She doesn’t know how to work out disagreements between her peers because she has never been allowed the opportunity to even try. Her social skills are lacking because parents intervene to direct her behavior while she is with her friends.

      Kids Need Space and Time

      Kids need space and time to be independent while they are children. If Sally were to be left alone with her friends, her friends would eventually push back at her bossy behavior when her parents are not present.

      However, because Sally’s parents are always present she gets away with being overly-bossy to her friends. She is not learning about the natural consequences of her bossiness but someday will when it may be difficult to change her behaviors as she is older in more set in her ways.

      It is easier to learn through natural consequences at a young age. Sally will likely end up going to therapy as an adult because she can’t keep friendships intact. Her bossy behaviors and lack of awareness have led to her having severed friendships repeatedly as a young adult.

      She will have to work with a therapist to uncover the reason why she is losing friends and then work to change her behavior to learn better ways to act towards her friends in the future.

      Effects of Overprotection

      There are a variety of effects of overprotective parenting. It is often dependent on the methods the parent utilizes and the extent of the overprotective behavior.

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      For example, let’s look at Tina who is a girl age 10. She wants to run and participate in her school’s after-school competitive track program. However, she is not allowed to participate in after school activities because her parents are worried that she will be exposed to boys and may start having relationships with the opposite sex too young.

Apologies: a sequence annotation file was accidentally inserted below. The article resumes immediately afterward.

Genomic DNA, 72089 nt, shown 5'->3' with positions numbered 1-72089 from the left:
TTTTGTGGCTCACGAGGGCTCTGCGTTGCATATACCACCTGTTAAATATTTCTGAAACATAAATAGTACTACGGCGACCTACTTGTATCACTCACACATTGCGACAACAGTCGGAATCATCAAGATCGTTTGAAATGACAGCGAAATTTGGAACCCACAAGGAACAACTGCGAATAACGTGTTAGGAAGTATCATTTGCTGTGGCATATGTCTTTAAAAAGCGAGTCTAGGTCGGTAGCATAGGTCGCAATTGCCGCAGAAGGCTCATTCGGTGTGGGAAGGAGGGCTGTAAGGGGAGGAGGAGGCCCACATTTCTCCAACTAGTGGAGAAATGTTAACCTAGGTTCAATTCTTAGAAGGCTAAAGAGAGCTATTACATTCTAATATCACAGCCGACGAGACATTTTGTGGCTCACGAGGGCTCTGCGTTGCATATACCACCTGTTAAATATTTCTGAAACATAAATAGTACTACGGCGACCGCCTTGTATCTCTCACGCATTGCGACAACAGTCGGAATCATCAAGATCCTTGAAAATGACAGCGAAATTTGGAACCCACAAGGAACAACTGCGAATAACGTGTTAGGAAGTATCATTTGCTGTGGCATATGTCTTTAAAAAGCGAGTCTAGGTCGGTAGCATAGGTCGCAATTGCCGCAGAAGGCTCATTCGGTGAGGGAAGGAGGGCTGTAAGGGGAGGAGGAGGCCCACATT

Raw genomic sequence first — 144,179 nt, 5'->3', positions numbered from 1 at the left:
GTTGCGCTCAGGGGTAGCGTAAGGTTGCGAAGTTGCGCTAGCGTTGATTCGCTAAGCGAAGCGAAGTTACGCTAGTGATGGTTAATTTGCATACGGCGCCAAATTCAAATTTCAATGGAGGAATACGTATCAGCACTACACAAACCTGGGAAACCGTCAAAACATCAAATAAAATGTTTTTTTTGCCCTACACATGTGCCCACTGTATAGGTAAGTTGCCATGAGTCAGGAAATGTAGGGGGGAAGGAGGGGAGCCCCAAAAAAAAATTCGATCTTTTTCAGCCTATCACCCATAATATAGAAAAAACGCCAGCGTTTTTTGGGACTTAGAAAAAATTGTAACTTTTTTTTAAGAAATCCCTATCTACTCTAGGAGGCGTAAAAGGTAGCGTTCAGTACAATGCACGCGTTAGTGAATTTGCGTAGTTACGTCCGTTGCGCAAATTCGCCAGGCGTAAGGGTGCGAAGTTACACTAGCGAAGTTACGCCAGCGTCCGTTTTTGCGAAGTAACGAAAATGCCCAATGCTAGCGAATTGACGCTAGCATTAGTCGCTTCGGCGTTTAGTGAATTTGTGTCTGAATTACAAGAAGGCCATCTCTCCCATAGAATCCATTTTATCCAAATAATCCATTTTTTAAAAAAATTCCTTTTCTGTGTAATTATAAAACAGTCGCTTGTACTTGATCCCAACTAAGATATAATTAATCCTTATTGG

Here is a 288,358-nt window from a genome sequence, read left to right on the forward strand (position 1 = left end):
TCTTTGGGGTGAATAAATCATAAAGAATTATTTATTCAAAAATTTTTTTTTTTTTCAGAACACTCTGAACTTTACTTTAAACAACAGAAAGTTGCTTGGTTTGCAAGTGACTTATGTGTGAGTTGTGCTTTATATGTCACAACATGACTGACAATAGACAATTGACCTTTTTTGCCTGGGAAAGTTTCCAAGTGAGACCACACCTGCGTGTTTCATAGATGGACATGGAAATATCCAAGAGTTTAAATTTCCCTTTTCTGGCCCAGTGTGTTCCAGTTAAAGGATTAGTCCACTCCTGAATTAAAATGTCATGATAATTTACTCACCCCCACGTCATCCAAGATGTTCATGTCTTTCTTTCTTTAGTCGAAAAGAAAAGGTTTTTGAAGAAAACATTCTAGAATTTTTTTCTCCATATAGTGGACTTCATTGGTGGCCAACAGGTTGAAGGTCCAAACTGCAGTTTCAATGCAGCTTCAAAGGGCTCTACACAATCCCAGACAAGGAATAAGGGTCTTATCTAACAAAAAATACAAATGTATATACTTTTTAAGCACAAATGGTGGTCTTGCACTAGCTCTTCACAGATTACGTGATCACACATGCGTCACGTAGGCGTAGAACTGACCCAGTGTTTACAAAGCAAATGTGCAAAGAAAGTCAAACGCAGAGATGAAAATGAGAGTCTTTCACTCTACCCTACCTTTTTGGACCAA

Another concern is that a boy may “take advantage” of their daughter, so they want to protect her from being exposed to boys outside of school and their supervision.

      The problem with this is that Tina is missing out on participating in a sports activity that could help her develop friendships. She is also missing out on the opportunities associated with being a part of a team, working hard physically to compete, and developing sportsmanship skills.

      Her parents are well-meaning, but their over-protection is preventing her from participating in a sports activity that she deeply desires to engage in.

      There are other effects of overprotective parenting. Below are some examples.

      Examples of Overprotective Parenting

      This list is not comprehensive, as every parenting situation and family is unique. However, this list can help provide some insight into the detrimental effects that overprotective parenting can cause.

      1. Lack of Self-Esteem Development

      If children are not allowed to try things on their own, they cannot build self-confidence and self-esteem.

      2. Lack of Autonomy

      If a child is always accustomed to having a parent around and supervising their behavior, they can become dependent on the decision making of their parents because they are never allowed to be alone or do things alone.

      3. Anxiety

      A child who is never allowed to try to do things on their own can become anxious when they are finally allowed to try things out on their own. They worry about making mistakes or failing because they have continually had a parent to help them avoid mistakes and failure.